Wednesday, November 21, 2012

Unpredictable love.

There's a nice pieces in the "Gray Matter" series in the New York Times by Richard Friedman that argues that it is our evolved motivational machinery (that drives us to seek unpredictable rewards - i.e., transient reinforcement) more strenuously than predictable ones, that underlies the fickleness of love.

Shakespeare warned women that “men were deceivers ever; one foot in sea and one on shore, to one thing constant never.”
...how commonly people complain that they love someone who always disappoints them...This kind of amorous attachment is like gambling — except that the currency is affection and sex. The key is that the reward is unanticipated, which makes it particularly powerful and alluring to our brains.
Many experiments have shown, in both animals and humans, that intermittent rewards cause more activation and dopamine release in the brain's reward circuits than predictable rewards.
The brain’s reward circuit has evolved over millions of years to enable us to recognize and extract various rewards from our environment that are critical to our survival, like food and a suitable sexual mate. Unlike predictable stimuli, unanticipated stimuli can tell us things about the world that we don’t yet know. And because they serve as a signal that a big reward might be close by, it is advantageous that novel stimuli command our attention.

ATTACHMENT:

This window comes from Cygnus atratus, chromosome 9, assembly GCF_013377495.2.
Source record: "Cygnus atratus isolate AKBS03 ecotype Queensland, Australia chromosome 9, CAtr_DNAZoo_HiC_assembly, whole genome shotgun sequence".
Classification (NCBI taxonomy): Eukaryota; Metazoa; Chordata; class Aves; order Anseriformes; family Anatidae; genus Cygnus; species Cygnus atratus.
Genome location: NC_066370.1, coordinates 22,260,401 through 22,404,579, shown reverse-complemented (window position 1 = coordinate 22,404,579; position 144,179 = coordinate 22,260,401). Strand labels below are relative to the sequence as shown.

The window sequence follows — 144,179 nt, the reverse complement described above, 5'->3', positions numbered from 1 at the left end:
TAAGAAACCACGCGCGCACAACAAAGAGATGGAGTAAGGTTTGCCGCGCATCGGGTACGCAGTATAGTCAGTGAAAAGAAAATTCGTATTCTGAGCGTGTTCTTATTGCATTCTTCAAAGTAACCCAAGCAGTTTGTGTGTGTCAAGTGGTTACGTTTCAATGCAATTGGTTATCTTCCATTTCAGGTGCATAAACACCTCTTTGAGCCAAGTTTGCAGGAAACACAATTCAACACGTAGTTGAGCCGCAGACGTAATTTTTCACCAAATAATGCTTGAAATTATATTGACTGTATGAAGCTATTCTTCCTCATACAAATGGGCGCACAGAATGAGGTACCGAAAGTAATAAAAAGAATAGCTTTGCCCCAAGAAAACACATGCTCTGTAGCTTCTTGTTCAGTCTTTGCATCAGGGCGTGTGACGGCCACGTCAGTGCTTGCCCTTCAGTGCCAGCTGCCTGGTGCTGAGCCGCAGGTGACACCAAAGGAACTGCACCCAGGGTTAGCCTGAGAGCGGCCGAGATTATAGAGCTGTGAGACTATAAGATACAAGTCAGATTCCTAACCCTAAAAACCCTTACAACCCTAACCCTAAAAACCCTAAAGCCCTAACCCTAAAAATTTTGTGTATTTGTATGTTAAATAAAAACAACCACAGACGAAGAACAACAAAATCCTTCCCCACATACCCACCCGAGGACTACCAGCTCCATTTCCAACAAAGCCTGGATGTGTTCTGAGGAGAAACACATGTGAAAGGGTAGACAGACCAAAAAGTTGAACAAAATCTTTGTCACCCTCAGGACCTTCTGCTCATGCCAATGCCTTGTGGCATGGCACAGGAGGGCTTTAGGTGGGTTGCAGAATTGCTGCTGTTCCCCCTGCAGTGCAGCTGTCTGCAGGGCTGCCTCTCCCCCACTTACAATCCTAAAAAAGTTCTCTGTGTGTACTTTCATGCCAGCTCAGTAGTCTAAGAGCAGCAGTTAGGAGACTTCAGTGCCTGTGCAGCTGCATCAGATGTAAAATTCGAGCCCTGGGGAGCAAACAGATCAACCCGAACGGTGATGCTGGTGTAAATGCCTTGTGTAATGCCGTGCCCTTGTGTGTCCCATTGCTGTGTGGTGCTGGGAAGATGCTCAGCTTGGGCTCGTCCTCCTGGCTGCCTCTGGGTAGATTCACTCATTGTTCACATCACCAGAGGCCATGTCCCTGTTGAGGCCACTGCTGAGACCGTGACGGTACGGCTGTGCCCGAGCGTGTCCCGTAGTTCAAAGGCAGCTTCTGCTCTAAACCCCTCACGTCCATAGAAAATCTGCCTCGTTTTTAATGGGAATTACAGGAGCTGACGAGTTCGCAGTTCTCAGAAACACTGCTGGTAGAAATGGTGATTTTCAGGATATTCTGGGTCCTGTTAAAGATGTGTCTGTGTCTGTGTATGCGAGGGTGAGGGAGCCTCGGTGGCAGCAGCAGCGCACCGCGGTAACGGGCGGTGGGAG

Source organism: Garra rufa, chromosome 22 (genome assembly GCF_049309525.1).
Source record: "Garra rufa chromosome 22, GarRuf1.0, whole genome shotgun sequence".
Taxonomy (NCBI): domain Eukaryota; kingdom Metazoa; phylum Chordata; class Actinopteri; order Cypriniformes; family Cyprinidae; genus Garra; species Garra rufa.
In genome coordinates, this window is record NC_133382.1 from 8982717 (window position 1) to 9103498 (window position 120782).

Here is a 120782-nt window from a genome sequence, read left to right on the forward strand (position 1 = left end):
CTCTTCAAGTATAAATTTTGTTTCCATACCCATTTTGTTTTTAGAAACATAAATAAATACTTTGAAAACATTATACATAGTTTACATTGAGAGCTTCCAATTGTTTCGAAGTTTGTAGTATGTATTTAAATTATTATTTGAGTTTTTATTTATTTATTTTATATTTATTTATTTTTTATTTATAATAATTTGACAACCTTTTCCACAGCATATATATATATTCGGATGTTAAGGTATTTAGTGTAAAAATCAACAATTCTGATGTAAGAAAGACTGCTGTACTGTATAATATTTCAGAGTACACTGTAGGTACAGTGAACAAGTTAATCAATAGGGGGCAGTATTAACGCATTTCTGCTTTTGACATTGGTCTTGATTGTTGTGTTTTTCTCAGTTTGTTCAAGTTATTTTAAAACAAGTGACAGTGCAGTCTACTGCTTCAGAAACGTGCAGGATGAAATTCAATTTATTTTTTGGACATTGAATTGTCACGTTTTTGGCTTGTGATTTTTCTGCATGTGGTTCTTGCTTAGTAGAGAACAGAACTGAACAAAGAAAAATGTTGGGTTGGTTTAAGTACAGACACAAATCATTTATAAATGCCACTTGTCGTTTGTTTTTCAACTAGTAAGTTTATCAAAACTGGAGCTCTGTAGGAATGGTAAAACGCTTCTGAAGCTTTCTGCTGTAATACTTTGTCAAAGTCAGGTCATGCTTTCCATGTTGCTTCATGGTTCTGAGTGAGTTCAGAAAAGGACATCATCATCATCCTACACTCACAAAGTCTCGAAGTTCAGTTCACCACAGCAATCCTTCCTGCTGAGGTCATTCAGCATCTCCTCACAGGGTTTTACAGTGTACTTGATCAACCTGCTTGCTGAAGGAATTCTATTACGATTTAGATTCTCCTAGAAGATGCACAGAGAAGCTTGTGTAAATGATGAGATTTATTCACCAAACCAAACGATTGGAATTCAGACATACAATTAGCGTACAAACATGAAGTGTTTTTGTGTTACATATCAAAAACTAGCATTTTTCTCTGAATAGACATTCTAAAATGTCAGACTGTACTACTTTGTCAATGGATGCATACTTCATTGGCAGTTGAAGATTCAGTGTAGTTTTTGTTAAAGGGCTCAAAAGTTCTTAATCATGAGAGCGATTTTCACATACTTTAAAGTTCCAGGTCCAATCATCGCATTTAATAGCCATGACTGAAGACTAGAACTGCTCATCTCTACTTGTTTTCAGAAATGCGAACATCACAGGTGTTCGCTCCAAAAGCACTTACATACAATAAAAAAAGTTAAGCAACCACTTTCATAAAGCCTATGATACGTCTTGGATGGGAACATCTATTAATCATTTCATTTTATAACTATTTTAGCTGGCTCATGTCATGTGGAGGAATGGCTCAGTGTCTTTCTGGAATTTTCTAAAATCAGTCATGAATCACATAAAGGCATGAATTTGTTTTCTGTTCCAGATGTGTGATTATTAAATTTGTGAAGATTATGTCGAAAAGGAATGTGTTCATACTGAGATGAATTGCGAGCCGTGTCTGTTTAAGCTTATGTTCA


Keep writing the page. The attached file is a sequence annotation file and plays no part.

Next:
The article centers on the work of psychiatrist Gregory Berns:
One of the curious things that Professor Berns found was that most of his subjects couldn’t tell the difference between the predictable or unpredictable condition in which the reward was given...Since unpredictable rewards cause more dopamine release than predictable ones and more dopamine means more pleasure, one implication of this study is that people experience more pleasure with unpredictable rewards than with predictable ones — but they may not be consciously aware of this fact...Not just that, but there was essentially no relationship between the subjects’ stated preferences and the observed activity in their reward circuit. This suggests that our reward pathways may not only be activated without our recognition, but perhaps even in ways that are contrary to what we think we prefer...These data might explain, in part, the paradox of people who complain constantly about their unreliable lovers, but keep coming back to them, time and again.

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